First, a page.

Editor’s note: Oxfam’s Annemarie Papatheofilou has just returned from Armenia where she met a group of feisty women who, with Oxfam’s support, are building a business from the ground up, and who won’t stop until their home-grown fruit jam is a household name.
The first thing I notice about Emma is her black-stained fingers. She is shaking my hand with an enthusiastic vice-like grip, and the colour is hard to miss.
I have travelled just over 200km from Yeravan, Armenia’s capital, to Ayrum, a tiny town near the Georgian border, and I’m here to visit the newly-formed Lchkadzor Co-op.
Emma is one of the first members of the co-op I meet and my curiosity gets the better of me, so I ask about her hands. She explains that day after day spent picking blackberries, plums, rosehips and – the worst culprit -walnuts, has left every fruit picker and farmer here with a permanent stain on their skin.
An announcement from the Deutsche Welle website about a potentially very useful workshop their journalism school will be running tomorrow:
Are you are journalist? A blogger? A photographer? A media activist? Sign up for the open online “Digital Safety for Journalists” workshop being offered by DW Akademie in the first week of December, 2013. The workshop, which is being held in conjunction with Reporters Without Borders, will give you a better understanding of how to protect your communications and your data.
All over the world, media professionals are increasingly using digital devices such as cameras, recorders, mobile phones and computers to do their reporting. These might make our lives easier, but they also mean we are increasingly being subject to digital surveillance and hacking attacks. This means digital security has become an imperative.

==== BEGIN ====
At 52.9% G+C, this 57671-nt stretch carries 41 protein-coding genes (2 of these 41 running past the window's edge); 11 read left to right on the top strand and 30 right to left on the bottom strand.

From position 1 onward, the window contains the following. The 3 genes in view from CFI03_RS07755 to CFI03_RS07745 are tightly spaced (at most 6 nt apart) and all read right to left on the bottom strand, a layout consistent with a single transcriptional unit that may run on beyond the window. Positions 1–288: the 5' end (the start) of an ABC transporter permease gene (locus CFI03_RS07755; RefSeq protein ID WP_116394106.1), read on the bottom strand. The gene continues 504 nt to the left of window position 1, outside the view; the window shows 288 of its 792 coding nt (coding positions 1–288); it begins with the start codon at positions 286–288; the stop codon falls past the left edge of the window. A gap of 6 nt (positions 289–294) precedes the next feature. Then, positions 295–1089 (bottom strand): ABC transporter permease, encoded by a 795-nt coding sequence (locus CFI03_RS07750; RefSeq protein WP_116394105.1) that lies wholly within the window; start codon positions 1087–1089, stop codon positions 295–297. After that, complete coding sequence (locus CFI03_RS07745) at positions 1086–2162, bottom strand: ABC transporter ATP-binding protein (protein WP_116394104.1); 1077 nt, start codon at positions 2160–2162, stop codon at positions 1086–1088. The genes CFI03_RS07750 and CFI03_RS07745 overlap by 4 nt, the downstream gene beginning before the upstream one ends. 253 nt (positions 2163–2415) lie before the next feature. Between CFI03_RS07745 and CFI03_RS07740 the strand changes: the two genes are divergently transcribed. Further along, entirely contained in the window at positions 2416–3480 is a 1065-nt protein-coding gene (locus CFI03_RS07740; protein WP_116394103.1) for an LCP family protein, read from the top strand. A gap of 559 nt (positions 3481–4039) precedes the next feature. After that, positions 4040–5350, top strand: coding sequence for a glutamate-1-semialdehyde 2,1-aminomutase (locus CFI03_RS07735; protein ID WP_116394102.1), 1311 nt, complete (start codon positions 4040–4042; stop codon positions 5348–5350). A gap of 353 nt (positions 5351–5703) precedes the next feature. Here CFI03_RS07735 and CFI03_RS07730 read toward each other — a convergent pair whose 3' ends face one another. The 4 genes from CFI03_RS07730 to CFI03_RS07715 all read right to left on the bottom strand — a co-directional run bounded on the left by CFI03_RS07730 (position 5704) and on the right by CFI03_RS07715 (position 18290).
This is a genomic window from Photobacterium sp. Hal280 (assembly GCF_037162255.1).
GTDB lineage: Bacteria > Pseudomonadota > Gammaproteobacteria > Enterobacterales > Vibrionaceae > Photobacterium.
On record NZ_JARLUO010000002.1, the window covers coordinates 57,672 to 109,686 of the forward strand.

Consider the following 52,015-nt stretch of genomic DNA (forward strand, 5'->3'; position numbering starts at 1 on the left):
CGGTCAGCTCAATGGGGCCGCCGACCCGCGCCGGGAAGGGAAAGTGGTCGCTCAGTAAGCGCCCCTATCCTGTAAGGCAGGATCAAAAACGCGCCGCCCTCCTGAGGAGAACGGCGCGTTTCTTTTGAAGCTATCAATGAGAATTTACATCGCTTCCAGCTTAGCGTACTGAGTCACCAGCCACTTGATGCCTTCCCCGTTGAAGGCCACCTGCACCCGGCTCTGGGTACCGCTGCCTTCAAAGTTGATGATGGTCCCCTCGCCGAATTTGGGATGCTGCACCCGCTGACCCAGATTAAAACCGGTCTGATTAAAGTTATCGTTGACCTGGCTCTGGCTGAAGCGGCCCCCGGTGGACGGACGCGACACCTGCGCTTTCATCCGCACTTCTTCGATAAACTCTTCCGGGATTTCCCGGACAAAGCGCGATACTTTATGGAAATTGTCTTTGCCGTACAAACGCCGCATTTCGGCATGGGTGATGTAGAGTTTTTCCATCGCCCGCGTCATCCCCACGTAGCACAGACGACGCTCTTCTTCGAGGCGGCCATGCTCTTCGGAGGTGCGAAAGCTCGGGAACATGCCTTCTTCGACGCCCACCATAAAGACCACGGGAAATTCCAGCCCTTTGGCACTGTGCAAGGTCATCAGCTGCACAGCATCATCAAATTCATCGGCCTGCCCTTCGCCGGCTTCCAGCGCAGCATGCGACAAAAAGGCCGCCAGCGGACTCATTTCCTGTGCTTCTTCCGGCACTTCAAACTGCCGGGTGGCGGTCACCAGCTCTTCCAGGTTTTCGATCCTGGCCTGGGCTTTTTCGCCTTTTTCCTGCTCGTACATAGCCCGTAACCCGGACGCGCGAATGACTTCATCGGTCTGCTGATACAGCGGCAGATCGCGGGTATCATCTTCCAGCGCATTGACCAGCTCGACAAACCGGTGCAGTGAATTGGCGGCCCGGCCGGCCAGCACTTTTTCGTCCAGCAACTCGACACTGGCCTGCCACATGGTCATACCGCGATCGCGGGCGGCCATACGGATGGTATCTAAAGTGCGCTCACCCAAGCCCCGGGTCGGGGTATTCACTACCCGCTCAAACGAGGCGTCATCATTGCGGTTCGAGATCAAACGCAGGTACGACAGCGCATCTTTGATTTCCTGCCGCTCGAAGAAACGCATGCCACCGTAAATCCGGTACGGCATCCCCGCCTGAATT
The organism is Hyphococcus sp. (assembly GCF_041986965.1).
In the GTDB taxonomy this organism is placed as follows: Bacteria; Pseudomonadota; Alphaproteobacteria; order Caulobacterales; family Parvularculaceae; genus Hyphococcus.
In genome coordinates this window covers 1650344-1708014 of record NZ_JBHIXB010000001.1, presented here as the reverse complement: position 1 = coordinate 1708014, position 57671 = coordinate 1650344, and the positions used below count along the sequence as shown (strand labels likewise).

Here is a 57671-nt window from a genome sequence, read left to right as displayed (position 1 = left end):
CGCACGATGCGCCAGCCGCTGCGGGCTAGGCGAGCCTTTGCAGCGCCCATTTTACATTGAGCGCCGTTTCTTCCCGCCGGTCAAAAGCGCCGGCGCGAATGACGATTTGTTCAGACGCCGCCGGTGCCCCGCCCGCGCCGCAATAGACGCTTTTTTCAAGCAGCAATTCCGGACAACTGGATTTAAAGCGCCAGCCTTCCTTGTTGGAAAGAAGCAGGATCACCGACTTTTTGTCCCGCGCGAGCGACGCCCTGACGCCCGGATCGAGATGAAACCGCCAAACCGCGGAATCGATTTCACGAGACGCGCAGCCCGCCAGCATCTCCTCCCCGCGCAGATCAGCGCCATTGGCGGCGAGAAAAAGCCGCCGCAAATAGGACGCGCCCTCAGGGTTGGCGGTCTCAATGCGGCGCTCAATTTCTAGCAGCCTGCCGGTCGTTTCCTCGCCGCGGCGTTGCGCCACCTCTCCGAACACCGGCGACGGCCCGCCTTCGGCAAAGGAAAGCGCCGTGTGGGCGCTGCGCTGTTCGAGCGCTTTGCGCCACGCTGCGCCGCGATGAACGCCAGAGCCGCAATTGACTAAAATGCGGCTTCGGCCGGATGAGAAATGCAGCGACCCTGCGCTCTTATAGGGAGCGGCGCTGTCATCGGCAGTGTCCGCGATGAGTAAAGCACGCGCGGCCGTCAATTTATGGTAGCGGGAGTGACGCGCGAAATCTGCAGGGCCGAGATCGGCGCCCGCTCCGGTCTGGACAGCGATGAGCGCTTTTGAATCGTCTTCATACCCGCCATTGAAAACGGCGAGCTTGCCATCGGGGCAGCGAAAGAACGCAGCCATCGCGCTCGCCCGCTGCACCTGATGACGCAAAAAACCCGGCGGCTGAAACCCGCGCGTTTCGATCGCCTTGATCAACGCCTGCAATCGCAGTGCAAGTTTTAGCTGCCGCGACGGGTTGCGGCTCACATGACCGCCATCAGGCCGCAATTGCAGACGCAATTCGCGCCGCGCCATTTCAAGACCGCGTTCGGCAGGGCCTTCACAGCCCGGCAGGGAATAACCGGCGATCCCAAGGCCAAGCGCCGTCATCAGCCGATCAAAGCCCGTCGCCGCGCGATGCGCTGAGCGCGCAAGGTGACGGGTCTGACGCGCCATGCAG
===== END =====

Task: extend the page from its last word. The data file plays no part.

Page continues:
The “Digital Safety for Journalists” workshop kicks off on Monday December 2 at 4 pm Central European Time with a livestreamed panel discussion about the digital dangers facing journalists and media activists. Hear about Bahraini journalist’s Ala’s Shehabi confrontation with high-grade surveillance software and what she now does to protect herself.
Find out from about digital threats from Anna Roth of Tactical Tech, one of world’s leading NGOs working on digital security for activists and dissidents, and learn more about the situation on the ground for journalists from Hauke Gierow from Reporters without Borders.
Or else take part in one (or all) of our daily live online sessions running from Tuesday December 3 to Friday December 6. There are seminars on topics ranging from mobile phone safety and how hackers can attack you computer to surfing the net without being tracked and collaborating security with other journalists.
The open online format emphasizes sharing and interaction. You can ask questions via chat during the live seminars, leave comments on the Digital Safety Google Plus community page or contribute via Etherpad.
Take a look at the Digital Safety for Journalists website for more details about sessions and further information on how to participate. Blog posts and interviews on different aspects of digital security will also appear daily from November 25 through until the end of the workshop.
And don’t forget, onMedia has been publishing posts on digital security for the past year. Here’s what we’ve covered so far.